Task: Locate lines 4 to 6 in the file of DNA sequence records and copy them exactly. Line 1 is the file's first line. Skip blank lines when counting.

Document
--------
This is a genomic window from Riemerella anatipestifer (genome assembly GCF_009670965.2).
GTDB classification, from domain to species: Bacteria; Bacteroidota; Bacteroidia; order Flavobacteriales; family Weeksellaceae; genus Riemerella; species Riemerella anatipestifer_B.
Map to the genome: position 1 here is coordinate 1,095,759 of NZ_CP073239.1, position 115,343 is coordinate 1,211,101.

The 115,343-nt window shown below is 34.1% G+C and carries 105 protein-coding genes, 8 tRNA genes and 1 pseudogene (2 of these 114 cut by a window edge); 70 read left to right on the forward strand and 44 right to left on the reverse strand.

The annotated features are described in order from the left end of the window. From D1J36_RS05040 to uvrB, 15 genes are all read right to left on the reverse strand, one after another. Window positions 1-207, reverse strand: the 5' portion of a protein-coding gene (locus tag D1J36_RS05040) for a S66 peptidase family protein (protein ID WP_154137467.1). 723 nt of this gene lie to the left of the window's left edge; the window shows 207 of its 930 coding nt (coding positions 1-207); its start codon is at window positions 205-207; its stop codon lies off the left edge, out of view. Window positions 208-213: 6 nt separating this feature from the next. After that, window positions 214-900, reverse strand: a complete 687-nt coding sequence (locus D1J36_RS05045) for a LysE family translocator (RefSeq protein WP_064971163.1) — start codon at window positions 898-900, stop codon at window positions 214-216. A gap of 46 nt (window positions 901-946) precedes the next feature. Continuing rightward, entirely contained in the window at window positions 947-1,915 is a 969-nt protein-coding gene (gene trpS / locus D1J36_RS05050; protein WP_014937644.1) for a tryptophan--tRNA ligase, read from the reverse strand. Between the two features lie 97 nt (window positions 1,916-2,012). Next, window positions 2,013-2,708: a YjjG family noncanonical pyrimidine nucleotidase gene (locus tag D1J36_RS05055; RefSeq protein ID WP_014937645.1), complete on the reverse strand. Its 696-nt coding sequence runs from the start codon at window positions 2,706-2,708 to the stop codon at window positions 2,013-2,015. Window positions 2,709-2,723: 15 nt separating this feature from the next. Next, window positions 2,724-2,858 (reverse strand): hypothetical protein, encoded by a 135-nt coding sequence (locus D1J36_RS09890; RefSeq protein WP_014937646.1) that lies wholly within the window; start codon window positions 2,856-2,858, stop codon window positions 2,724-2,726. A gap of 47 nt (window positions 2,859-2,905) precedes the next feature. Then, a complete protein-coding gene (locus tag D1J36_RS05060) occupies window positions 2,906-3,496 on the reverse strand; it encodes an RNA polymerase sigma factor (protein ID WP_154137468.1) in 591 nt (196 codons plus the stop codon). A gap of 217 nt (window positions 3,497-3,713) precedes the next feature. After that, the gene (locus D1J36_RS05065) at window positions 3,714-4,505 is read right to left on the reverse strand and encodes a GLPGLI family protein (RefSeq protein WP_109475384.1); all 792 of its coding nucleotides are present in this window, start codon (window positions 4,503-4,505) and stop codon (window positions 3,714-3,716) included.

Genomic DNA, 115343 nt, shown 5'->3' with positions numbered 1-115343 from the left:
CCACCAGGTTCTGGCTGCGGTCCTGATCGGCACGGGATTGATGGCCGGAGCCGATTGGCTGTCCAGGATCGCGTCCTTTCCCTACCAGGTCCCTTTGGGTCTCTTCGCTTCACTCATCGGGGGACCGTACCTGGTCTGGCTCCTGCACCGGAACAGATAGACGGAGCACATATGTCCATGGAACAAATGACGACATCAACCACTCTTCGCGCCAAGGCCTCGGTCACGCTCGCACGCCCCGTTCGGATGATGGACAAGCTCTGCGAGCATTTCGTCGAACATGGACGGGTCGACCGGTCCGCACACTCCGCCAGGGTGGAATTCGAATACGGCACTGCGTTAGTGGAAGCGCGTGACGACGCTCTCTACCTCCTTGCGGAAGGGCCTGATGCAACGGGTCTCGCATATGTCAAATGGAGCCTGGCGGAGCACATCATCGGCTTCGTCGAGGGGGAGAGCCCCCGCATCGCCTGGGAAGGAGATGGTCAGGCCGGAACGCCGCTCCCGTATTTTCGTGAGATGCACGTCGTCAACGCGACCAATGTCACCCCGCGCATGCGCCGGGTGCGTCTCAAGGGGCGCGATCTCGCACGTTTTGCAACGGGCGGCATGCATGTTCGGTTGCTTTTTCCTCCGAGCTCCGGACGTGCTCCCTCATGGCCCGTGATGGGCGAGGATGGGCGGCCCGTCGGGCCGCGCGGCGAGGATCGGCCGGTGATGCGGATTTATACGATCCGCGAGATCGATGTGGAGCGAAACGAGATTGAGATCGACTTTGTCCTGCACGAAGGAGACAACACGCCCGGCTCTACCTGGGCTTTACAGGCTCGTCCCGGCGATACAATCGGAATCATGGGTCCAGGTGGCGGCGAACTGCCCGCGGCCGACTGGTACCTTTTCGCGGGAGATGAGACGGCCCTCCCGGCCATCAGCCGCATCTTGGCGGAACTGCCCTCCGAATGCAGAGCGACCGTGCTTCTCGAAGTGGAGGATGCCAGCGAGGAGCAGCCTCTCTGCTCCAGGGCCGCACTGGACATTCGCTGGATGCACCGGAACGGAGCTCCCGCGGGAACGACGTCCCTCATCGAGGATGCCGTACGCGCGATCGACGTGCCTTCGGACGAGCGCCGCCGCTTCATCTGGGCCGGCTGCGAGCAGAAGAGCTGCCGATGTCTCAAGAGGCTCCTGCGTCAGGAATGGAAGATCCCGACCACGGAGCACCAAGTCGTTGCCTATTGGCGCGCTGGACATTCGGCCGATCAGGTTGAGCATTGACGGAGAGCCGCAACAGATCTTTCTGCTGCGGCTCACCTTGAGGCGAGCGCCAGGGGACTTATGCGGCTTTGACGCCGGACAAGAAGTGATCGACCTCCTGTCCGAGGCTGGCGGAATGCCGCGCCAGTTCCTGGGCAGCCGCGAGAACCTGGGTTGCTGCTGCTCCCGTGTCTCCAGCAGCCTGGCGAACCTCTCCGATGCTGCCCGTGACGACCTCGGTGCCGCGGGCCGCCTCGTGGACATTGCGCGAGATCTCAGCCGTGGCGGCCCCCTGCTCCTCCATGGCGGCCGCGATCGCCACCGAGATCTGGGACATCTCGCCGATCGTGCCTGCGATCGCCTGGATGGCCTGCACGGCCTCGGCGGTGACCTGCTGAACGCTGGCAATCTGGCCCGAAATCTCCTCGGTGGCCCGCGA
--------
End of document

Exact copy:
The 115,343-nt window shown below is 34.1% G+C and carries 105 protein-coding genes, 8 tRNA genes and 1 pseudogene (2 of these 114 cut by a window edge); 70 read left to right on the forward strand and 44 right to left on the reverse strand.

The annotated features are described in order from the left end of the window. From D1J36_RS05040 to uvrB, 15 genes are all read right to left on the reverse strand, one after another. Window positions 1-207, reverse strand: the 5' portion of a protein-coding gene (locus tag D1J36_RS05040) for a S66 peptidase family protein (protein ID WP_154137467.1). 723 nt of this gene lie to the left of the window's left edge; the window shows 207 of its 930 coding nt (coding positions 1-207); its start codon is at window positions 205-207; its stop codon lies off the left edge, out of view. Window positions 208-213: 6 nt separating this feature from the next. After that, window positions 214-900, reverse strand: a complete 687-nt coding sequence (locus D1J36_RS05045) for a LysE family translocator (RefSeq protein WP_064971163.1) — start codon at window positions 898-900, stop codon at window positions 214-216. A gap of 46 nt (window positions 901-946) precedes the next feature. Continuing rightward, entirely contained in the window at window positions 947-1,915 is a 969-nt protein-coding gene (gene trpS / locus D1J36_RS05050; protein WP_014937644.1) for a tryptophan--tRNA ligase, read from the reverse strand. Between the two features lie 97 nt (window positions 1,916-2,012). Next, window positions 2,013-2,708: a YjjG family noncanonical pyrimidine nucleotidase gene (locus tag D1J36_RS05055; RefSeq protein ID WP_014937645.1), complete on the reverse strand. Its 696-nt coding sequence runs from the start codon at window positions 2,706-2,708 to the stop codon at window positions 2,013-2,015. Window positions 2,709-2,723: 15 nt separating this feature from the next. Next, window positions 2,724-2,858 (reverse strand): hypothetical protein, encoded by a 135-nt coding sequence (locus D1J36_RS09890; RefSeq protein WP_014937646.1) that lies wholly within the window; start codon window positions 2,856-2,858, stop codon window positions 2,724-2,726. A gap of 47 nt (window positions 2,859-2,905) precedes the next feature. Then, a complete protein-coding gene (locus tag D1J36_RS05060) occupies window positions 2,906-3,496 on the reverse strand; it encodes an RNA polymerase sigma factor (protein ID WP_154137468.1) in 591 nt (196 codons plus the stop codon). A gap of 217 nt (window positions 3,497-3,713) precedes the next feature. After that, the gene (locus D1J36_RS05065) at window positions 3,714-4,505 is read right to left on the reverse strand and encodes a GLPGLI family protein (RefSeq protein WP_109475384.1); all 792 of its coding nucleotides are present in this window, start codon (window positions 4,503-4,505) and stop codon (window positions 3,714-3,716) included.

Genomic DNA, 115343 nt, shown 5'->3' with positions numbered 1-115343 from the left: